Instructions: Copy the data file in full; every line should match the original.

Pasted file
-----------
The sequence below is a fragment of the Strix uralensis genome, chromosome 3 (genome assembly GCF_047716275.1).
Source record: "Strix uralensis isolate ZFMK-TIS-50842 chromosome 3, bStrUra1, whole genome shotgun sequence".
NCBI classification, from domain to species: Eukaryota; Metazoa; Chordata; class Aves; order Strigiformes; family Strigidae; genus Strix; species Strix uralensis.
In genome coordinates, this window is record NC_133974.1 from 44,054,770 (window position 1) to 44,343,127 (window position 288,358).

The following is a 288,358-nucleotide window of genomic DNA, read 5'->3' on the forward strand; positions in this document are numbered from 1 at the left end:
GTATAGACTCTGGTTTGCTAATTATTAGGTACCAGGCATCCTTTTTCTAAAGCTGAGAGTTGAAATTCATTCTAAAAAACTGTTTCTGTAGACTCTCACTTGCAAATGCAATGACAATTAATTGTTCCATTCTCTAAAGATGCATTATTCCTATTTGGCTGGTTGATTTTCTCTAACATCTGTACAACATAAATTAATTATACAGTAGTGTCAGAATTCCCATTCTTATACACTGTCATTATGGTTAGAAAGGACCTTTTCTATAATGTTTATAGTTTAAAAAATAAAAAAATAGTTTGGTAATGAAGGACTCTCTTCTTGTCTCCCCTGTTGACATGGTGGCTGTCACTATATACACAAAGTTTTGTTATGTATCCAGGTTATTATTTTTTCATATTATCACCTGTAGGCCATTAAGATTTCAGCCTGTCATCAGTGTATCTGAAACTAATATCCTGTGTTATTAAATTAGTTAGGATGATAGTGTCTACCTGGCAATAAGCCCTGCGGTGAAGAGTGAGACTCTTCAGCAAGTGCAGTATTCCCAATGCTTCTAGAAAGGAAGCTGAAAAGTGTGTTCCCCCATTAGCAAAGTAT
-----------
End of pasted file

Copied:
The sequence below is a fragment of the Strix uralensis genome, chromosome 3 (genome assembly GCF_047716275.1).
Source record: "Strix uralensis isolate ZFMK-TIS-50842 chromosome 3, bStrUra1, whole genome shotgun sequence".
NCBI classification, from domain to species: Eukaryota; Metazoa; Chordata; class Aves; order Strigiformes; family Strigidae; genus Strix; species Strix uralensis.
In genome coordinates, this window is record NC_133974.1 from 44,054,770 (window position 1) to 44,343,127 (window position 288,358).

The following is a 288,358-nucleotide window of genomic DNA, read 5'->3' on the forward strand; positions in this document are numbered from 1 at the left end:
GTATAGACTCTGGTTTGCTAATTATTAGGTACCAGGCATCCTTTTTCTAAAGCTGAGAGTTGAAATTCATTCTAAAAAACTGTTTCTGTAGACTCTCACTTGCAAATGCAATGACAATTAATTGTTCCATTCTCTAAAGATGCATTATTCCTATTTGGCTGGTTGATTTTCTCTAACATCTGTACAACATAAATTAATTATACAGTAGTGTCAGAATTCCCATTCTTATACACTGTCATTATGGTTAGAAAGGACCTTTTCTATAATGTTTATAGTTTAAAAAATAAAAAAATAGTTTGGTAATGAAGGACTCTCTTCTTGTCTCCCCTGTTGACATGGTGGCTGTCACTATATACACAAAGTTTTGTTATGTATCCAGGTTATTATTTTTTCATATTATCACCTGTAGGCCATTAAGATTTCAGCCTGTCATCAGTGTATCTGAAACTAATATCCTGTGTTATTAAATTAGTTAGGATGATAGTGTCTACCTGGCAATAAGCCCTGCGGTGAAGAGTGAGACTCTTCAGCAAGTGCAGTATTCCCAATGCTTCTAGAAAGGAAGCTGAAAAGTGTGTTCCCCCATTAGCAAAGTAT